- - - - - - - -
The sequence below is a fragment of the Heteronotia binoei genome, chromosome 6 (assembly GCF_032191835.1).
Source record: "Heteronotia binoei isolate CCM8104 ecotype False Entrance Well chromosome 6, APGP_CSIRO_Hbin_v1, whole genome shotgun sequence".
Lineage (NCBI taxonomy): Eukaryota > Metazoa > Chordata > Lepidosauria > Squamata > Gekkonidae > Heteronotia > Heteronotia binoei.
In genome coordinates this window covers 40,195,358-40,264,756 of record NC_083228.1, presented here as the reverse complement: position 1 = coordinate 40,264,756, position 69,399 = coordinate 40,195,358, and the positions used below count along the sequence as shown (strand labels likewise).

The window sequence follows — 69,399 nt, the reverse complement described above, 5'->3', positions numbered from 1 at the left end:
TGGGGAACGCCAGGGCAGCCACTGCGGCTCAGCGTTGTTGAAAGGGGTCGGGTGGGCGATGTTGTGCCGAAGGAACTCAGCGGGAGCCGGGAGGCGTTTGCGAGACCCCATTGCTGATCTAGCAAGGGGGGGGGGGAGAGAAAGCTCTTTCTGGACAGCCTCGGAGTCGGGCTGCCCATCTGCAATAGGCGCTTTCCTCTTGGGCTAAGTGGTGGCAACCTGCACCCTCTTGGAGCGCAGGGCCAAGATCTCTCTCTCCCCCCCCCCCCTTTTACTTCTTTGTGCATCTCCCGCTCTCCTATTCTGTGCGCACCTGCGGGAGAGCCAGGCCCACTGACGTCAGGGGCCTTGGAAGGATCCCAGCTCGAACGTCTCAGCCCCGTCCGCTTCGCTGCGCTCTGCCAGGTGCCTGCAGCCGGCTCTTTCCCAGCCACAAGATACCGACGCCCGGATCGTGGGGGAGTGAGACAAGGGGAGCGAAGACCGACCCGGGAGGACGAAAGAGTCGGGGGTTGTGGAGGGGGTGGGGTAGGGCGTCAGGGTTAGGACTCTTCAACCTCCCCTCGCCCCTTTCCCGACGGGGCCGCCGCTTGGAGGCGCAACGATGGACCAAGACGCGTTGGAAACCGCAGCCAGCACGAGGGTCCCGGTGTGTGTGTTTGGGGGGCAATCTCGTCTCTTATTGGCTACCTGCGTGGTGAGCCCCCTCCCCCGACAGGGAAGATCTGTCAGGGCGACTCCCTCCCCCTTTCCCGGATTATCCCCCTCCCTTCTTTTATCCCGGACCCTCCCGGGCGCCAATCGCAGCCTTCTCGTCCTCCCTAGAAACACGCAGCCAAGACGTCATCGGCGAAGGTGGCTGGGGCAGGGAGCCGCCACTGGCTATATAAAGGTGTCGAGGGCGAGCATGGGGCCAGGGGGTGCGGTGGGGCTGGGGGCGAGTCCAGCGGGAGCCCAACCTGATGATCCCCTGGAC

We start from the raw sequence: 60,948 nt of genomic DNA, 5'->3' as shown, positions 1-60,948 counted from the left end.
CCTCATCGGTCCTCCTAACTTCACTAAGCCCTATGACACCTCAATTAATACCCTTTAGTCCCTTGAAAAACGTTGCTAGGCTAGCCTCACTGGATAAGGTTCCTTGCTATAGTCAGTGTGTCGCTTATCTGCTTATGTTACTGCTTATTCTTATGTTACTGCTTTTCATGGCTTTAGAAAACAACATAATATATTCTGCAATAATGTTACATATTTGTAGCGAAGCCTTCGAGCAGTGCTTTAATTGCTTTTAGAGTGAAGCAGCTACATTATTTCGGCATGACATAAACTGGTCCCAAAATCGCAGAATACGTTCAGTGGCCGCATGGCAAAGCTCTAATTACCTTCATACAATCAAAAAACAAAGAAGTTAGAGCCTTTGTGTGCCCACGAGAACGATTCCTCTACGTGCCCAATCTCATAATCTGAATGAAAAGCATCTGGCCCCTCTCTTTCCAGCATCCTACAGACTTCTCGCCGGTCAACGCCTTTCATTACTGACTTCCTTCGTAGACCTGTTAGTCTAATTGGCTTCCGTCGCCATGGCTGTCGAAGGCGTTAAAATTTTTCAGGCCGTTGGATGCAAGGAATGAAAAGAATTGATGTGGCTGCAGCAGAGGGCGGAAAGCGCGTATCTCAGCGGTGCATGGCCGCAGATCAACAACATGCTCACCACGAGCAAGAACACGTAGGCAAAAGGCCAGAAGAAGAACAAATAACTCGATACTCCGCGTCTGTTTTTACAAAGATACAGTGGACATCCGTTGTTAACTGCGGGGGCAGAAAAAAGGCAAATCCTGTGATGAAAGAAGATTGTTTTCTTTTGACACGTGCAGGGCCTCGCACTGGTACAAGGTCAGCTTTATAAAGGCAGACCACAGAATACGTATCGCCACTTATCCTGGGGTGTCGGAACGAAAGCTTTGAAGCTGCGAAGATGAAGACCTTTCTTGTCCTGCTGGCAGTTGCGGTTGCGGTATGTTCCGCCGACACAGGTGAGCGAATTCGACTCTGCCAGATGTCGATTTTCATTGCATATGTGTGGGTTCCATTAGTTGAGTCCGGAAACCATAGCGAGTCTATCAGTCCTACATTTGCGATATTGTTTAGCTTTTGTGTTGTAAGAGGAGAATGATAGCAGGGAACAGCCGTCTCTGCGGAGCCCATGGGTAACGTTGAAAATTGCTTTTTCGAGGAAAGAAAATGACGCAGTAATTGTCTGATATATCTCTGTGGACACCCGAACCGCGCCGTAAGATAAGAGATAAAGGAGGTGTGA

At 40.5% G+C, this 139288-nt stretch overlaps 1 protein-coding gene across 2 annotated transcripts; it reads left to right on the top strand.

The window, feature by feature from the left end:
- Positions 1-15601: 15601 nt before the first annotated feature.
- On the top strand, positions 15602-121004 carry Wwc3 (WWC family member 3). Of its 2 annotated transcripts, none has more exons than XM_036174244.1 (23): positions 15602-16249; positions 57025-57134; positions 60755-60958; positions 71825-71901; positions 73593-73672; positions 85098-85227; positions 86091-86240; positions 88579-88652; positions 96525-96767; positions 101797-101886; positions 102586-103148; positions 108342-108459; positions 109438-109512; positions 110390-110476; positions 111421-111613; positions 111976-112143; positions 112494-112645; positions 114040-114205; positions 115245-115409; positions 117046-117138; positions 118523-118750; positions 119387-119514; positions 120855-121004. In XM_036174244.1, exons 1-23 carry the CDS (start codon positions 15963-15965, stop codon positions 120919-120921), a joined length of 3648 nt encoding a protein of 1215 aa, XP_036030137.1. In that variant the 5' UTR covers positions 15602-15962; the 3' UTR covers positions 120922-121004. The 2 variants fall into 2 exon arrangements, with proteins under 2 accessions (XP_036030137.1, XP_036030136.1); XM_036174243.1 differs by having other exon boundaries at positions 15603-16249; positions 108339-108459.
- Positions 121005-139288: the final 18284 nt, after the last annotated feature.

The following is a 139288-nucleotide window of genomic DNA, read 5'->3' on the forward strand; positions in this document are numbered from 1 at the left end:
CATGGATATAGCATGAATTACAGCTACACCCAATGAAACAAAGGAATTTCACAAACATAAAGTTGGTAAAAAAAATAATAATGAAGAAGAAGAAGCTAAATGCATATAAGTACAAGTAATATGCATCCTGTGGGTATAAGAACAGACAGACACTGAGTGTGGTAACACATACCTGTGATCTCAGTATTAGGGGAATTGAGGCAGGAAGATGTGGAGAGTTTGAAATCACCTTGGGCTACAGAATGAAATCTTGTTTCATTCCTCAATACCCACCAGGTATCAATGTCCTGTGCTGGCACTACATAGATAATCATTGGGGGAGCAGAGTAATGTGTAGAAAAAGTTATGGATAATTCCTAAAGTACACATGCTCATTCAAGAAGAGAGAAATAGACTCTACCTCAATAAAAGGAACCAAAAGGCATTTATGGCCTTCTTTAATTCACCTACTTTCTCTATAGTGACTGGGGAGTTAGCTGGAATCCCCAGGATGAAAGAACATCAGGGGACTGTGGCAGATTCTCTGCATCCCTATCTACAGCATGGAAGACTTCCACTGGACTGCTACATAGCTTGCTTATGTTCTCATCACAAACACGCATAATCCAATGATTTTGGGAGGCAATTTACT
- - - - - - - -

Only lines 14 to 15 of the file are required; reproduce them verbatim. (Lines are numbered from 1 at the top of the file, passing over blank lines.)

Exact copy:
The following is a 139288-nucleotide window of genomic DNA, read 5'->3' on the forward strand; positions in this document are numbered from 1 at the left end:
CATGGATATAGCATGAATTACAGCTACACCCAATGAAACAAAGGAATTTCACAAACATAAAGTTGGTAAAAAAAATAATAATGAAGAAGAAGAAGCTAAATGCATATAAGTACAAGTAATATGCATCCTGTGGGTATAAGAACAGACAGACACTGAGTGTGGTAACACATACCTGTGATCTCAGTATTAGGGGAATTGAGGCAGGAAGATGTGGAGAGTTTGAAATCACCTTGGGCTACAGAATGAAATCTTGTTTCATTCCTCAATACCCACCAGGTATCAATGTCCTGTGCTGGCACTACATAGATAATCATTGGGGGAGCAGAGTAATGTGTAGAAAAAGTTATGGATAATTCCTAAAGTACACATGCTCATTCAAGAAGAGAGAAATAGACTCTACCTCAATAAAAGGAACCAAAAGGCATTTATGGCCTTCTTTAATTCACCTACTTTCTCTATAGTGACTGGGGAGTTAGCTGGAATCCCCAGGATGAAAGAACATCAGGGGACTGTGGCAGATTCTCTGCATCCCTATCTACAGCATGGAAGACTTCCACTGGACTGCTACATAGCTTGCTTATGTTCTCATCACAAACACGCATAATCCAATGATTTTGGGAGGCAATTTACT